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Gaming a hit tune
Music for electronic games has graduated from the simple, familiar beeps of ‘Pong’ to sophisticated orchestral arrangements

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August 14, 2005

LOS ANGELES -- Violinists playing sweetly beneath her, the video game heroine Lara Croft has two guns blazing and the full attention of 10,000 people at the Hollywood Bowl.

The animated star of "Tomb Raider" games, which have collectively sold more than 30 million copies, unflinchingly braves explosions on a giant TV screen that hangs, incongruously, above the Los Angeles Philharmonic.




At the bizarre yet beautiful debut performance last month of Video Games Live, the sotto voce murmurs of the "Tomb Raider" theme give way to choir-assisted crescendos, then to more crowd-pleasing music and images from other games.

The spectacle, which promoters say will be performed by similarly topflight orchestras in more than 15 cities in the coming months, is just the latest sign that songs written for the interactive gaming world are blasting out of consoles and into the mainstream.

Sold-out concerts

Orchestra concerts of music from "Final Fantasy" games - a long-running role-playing series with a cultlike following - have sold out venues nationwide.

Video games with their rising budgets are now attracting serious composing talent. Scoring for traditional television may soon enough be playing second fiddle. Award-winning film composers such as Danny Elfman ("Charlie and the Chocolate Factory") and Howard Shore ("The Lord of the Rings") trilogy have written music for games. Shore recently completed work on the upcoming "SUN," an online role-playing game set in a medieval world of emperors and monsters.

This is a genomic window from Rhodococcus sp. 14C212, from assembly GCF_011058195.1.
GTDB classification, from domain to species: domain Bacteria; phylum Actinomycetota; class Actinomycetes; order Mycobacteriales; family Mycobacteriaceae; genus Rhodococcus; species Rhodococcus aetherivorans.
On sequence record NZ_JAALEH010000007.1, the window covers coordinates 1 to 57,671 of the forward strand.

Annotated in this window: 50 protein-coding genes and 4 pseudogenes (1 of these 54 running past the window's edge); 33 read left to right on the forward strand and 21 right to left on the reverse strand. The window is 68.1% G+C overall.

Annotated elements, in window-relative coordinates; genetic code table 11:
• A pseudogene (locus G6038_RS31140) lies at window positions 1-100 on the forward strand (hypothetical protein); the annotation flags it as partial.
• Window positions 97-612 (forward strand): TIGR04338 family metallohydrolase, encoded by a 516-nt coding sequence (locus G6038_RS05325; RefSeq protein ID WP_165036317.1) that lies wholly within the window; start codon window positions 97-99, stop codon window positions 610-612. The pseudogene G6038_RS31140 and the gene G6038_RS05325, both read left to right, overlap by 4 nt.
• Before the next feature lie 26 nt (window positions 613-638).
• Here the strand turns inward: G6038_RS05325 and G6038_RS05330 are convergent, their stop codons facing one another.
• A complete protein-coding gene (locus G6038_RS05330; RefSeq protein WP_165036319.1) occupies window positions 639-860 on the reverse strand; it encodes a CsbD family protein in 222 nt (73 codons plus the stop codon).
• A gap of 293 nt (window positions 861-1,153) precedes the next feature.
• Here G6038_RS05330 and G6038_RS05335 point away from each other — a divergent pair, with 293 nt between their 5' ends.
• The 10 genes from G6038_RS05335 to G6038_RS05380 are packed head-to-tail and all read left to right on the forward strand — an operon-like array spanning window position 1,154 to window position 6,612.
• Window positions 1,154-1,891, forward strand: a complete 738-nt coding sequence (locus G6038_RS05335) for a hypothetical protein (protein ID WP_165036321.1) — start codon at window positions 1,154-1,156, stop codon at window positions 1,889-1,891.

And hit singles such as Green Day's "American Idiot" were heard on the hugely popular "Madden NFL Football" games even before they got radio play. In fact, 14 of the 21 songs in the game's latest version are previously unreleased. The new version features music from Foo Fighters, Rev. Run of Run-DMC fame and others.

It's all a sonic leap from the blips and beeps of "Pong" and "Asteroids" - so memorably annoying they've come to define game audio for decades.

Game soundtracks grow up

"The music in video games is basically maturing to the spot where it can live outside" of home systems, said Chuck Doud, music director for Sony Computer Entertainment.

Like movie scores, game soundtracks seldom top the charts, though a few have been big sellers.

The score from "Halo 2," an Xbox game that pits players against alien invaders, has sold about 100,000 copies since its release late last year. Sales of the "Final Fantasy: The Spirits Within" soundtrack have reached 47,000 copies since being released in 2003, according to Nielsen SoundScan.

Video game music's growing popularity is being driven by budgets that can now reach hundreds of thousands of dollars, spending that has climbed along with overall industry revenue.

In the United States, video game industry sales now exceed movie box office receipts. "Halo 2" generated more than $125 million in sales on its first day alone.

In the 'foreground'

Composer Tommy Tallarico, co-creator of Video Games Live, says his music budget was about $300,000 for "Advent Rising" - the first game in a planned intergalactic trilogy with dialogue and stories by science fiction writer Orson Scott Card.

Orchestras and choirs recorded Tallarico's 13th century Italian opera-inspired songs on a stage at the Paramount Pictures lot.

"In movies, you write to picture, you write to the scene, and it's considered background music," Tallarico said. "I consider us foreground music." Indeed, the audio component of games is becoming an increasingly interactive part of the story. Games are programmed so scores react to virtual environments and player choices. Multiple sound backdrops shift with scenarios.

Instead of switching to entirely new music when a character, say, enters an eerie courtyard, the emphasis subtly shifts to a previously soft-playing track, using different instruments to ratchet up the tension.


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